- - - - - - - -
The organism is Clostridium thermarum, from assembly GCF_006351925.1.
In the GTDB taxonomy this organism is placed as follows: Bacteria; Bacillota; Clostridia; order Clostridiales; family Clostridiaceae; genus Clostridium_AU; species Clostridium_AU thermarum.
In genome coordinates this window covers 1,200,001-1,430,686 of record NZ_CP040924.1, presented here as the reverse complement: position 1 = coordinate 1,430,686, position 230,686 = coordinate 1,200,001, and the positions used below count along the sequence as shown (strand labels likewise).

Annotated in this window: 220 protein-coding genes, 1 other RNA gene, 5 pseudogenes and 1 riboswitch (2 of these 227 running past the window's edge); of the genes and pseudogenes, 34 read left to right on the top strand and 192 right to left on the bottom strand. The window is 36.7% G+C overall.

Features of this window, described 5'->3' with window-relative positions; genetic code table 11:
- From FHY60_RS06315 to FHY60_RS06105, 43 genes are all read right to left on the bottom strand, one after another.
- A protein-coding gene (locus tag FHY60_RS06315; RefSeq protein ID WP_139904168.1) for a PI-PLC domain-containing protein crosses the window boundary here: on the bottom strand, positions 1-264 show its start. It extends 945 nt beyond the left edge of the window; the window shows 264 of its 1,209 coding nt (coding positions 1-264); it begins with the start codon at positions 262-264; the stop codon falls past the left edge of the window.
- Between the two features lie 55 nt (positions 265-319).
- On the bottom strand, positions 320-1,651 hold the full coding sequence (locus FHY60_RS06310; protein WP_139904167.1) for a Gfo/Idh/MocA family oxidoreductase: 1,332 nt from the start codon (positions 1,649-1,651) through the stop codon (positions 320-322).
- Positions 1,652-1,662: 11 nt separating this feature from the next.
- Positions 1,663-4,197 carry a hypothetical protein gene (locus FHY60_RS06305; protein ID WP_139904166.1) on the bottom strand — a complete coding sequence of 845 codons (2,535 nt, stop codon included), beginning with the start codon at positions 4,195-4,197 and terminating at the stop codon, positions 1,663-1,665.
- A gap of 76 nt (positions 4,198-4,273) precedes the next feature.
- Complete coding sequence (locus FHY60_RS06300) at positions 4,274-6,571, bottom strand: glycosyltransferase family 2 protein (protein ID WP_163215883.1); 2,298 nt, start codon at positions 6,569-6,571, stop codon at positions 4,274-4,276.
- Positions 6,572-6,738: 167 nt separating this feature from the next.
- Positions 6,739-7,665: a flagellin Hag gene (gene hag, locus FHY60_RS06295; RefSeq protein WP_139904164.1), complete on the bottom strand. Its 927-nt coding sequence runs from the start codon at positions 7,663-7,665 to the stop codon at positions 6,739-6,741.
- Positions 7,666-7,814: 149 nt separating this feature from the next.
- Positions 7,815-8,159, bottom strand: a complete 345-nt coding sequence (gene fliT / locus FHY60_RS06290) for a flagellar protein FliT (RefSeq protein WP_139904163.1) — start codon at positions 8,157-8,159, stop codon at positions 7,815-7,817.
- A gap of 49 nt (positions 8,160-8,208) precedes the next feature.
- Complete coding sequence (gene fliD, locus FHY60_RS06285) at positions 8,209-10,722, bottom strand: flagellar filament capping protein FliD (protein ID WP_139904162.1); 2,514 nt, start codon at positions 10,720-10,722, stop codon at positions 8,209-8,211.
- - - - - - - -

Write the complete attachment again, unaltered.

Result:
The organism is Clostridium thermarum, from assembly GCF_006351925.1.
In the GTDB taxonomy this organism is placed as follows: Bacteria; Bacillota; Clostridia; order Clostridiales; family Clostridiaceae; genus Clostridium_AU; species Clostridium_AU thermarum.
In genome coordinates this window covers 1,200,001-1,430,686 of record NZ_CP040924.1, presented here as the reverse complement: position 1 = coordinate 1,430,686, position 230,686 = coordinate 1,200,001, and the positions used below count along the sequence as shown (strand labels likewise).

Annotated in this window: 220 protein-coding genes, 1 other RNA gene, 5 pseudogenes and 1 riboswitch (2 of these 227 running past the window's edge); of the genes and pseudogenes, 34 read left to right on the top strand and 192 right to left on the bottom strand. The window is 36.7% G+C overall.

Features of this window, described 5'->3' with window-relative positions; genetic code table 11:
- From FHY60_RS06315 to FHY60_RS06105, 43 genes are all read right to left on the bottom strand, one after another.
- A protein-coding gene (locus tag FHY60_RS06315; RefSeq protein ID WP_139904168.1) for a PI-PLC domain-containing protein crosses the window boundary here: on the bottom strand, positions 1-264 show its start. It extends 945 nt beyond the left edge of the window; the window shows 264 of its 1,209 coding nt (coding positions 1-264); it begins with the start codon at positions 262-264; the stop codon falls past the left edge of the window.
- Between the two features lie 55 nt (positions 265-319).
- On the bottom strand, positions 320-1,651 hold the full coding sequence (locus FHY60_RS06310; protein WP_139904167.1) for a Gfo/Idh/MocA family oxidoreductase: 1,332 nt from the start codon (positions 1,649-1,651) through the stop codon (positions 320-322).
- Positions 1,652-1,662: 11 nt separating this feature from the next.
- Positions 1,663-4,197 carry a hypothetical protein gene (locus FHY60_RS06305; protein ID WP_139904166.1) on the bottom strand — a complete coding sequence of 845 codons (2,535 nt, stop codon included), beginning with the start codon at positions 4,195-4,197 and terminating at the stop codon, positions 1,663-1,665.
- A gap of 76 nt (positions 4,198-4,273) precedes the next feature.
- Complete coding sequence (locus FHY60_RS06300) at positions 4,274-6,571, bottom strand: glycosyltransferase family 2 protein (protein ID WP_163215883.1); 2,298 nt, start codon at positions 6,569-6,571, stop codon at positions 4,274-4,276.
- Positions 6,572-6,738: 167 nt separating this feature from the next.
- Positions 6,739-7,665: a flagellin Hag gene (gene hag, locus FHY60_RS06295; RefSeq protein WP_139904164.1), complete on the bottom strand. Its 927-nt coding sequence runs from the start codon at positions 7,663-7,665 to the stop codon at positions 6,739-6,741.
- Positions 7,666-7,814: 149 nt separating this feature from the next.
- Positions 7,815-8,159, bottom strand: a complete 345-nt coding sequence (gene fliT / locus FHY60_RS06290) for a flagellar protein FliT (RefSeq protein WP_139904163.1) — start codon at positions 8,157-8,159, stop codon at positions 7,815-7,817.
- A gap of 49 nt (positions 8,160-8,208) precedes the next feature.
- Complete coding sequence (gene fliD, locus FHY60_RS06285) at positions 8,209-10,722, bottom strand: flagellar filament capping protein FliD (protein ID WP_139904162.1); 2,514 nt, start codon at positions 10,720-10,722, stop codon at positions 8,209-8,211.